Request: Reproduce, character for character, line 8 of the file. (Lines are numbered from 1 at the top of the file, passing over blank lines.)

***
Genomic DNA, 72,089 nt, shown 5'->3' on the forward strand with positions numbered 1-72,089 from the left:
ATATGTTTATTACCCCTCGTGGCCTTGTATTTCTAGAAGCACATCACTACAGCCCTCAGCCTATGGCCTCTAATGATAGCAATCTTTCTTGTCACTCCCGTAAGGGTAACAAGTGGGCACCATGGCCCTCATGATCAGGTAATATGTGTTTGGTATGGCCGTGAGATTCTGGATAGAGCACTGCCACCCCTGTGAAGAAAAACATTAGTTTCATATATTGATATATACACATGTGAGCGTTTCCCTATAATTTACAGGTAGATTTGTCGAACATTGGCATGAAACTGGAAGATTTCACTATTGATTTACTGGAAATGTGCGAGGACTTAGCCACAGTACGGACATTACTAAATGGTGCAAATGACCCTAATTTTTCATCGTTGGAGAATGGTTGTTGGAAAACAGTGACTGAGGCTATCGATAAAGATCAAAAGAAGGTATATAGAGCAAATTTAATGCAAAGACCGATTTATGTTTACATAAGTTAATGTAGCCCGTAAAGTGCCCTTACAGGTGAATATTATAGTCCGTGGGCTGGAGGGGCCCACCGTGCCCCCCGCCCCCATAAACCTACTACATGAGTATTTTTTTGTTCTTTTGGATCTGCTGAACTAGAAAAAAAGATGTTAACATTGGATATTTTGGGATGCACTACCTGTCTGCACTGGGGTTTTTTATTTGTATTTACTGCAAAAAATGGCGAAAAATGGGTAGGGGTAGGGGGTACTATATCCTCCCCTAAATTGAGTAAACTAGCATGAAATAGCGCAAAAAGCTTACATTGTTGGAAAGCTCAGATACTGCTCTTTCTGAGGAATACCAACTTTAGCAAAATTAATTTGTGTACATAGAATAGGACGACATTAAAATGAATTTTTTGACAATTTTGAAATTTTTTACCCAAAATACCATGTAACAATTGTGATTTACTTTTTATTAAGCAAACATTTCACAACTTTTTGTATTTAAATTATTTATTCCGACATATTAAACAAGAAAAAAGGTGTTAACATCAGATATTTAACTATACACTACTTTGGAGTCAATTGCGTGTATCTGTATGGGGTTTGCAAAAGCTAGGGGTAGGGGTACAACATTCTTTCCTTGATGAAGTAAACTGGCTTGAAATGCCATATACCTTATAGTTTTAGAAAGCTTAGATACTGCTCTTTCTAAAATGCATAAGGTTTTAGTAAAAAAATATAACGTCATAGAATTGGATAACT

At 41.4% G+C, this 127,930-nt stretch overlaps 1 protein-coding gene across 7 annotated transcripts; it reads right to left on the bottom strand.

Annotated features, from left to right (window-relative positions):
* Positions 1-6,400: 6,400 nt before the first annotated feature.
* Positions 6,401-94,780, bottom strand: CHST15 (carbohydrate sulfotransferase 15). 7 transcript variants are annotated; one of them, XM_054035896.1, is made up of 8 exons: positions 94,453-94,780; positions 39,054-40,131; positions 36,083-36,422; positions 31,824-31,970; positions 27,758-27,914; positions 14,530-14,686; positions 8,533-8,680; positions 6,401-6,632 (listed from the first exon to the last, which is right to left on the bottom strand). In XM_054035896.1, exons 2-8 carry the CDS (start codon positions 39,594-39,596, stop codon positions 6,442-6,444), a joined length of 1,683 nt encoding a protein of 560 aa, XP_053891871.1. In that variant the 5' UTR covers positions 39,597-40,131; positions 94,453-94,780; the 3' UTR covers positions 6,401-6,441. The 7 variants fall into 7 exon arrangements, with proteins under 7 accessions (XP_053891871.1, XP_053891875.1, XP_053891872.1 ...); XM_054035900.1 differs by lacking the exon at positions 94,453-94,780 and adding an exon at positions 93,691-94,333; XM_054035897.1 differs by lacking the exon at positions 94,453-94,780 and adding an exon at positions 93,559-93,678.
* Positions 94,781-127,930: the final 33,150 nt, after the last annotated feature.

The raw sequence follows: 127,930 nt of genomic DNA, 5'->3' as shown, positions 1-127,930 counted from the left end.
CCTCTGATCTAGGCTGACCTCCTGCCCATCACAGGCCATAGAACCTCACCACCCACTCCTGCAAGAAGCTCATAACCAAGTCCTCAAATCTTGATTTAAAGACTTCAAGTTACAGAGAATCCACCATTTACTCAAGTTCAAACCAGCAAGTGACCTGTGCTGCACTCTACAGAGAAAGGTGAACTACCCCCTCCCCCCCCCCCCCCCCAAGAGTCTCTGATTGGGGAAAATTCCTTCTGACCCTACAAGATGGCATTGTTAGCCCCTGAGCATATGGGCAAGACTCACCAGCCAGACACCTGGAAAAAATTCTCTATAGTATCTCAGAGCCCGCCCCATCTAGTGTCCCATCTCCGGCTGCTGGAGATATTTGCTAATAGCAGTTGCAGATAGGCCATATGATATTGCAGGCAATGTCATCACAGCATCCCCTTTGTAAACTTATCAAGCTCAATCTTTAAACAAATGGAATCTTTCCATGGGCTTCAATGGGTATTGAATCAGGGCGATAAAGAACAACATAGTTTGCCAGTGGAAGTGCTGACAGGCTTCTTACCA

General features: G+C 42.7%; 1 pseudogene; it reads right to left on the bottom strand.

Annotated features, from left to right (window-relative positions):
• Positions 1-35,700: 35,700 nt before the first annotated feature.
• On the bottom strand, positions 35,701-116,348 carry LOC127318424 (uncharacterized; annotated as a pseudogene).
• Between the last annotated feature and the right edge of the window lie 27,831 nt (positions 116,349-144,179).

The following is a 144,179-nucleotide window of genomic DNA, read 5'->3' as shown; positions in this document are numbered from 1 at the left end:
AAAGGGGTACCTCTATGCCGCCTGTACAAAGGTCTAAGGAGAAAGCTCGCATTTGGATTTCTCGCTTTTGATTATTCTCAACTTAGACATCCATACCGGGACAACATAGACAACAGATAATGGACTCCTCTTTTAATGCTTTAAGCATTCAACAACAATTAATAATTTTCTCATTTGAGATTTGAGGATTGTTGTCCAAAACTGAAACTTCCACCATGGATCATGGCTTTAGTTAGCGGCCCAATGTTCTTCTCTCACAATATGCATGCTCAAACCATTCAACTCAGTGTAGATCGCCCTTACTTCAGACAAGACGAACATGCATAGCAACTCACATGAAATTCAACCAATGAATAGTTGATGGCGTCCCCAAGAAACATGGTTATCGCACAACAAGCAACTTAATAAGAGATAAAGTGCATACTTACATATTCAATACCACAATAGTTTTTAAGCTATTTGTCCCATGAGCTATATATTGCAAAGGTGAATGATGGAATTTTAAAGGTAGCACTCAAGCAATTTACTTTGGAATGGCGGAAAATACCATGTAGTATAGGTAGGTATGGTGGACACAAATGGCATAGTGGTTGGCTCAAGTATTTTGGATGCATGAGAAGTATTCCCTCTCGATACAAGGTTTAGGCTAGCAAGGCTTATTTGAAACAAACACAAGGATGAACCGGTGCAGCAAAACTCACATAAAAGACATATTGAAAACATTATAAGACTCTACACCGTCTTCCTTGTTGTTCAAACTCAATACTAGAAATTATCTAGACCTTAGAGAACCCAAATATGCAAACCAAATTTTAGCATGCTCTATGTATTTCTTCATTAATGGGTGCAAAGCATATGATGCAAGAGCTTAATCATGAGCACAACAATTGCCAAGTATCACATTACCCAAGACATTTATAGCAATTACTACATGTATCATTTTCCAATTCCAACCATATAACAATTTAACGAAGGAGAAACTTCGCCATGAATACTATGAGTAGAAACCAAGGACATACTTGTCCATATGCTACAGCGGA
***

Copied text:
The raw sequence follows: 127,930 nt of genomic DNA, 5'->3' as shown, positions 1-127,930 counted from the left end.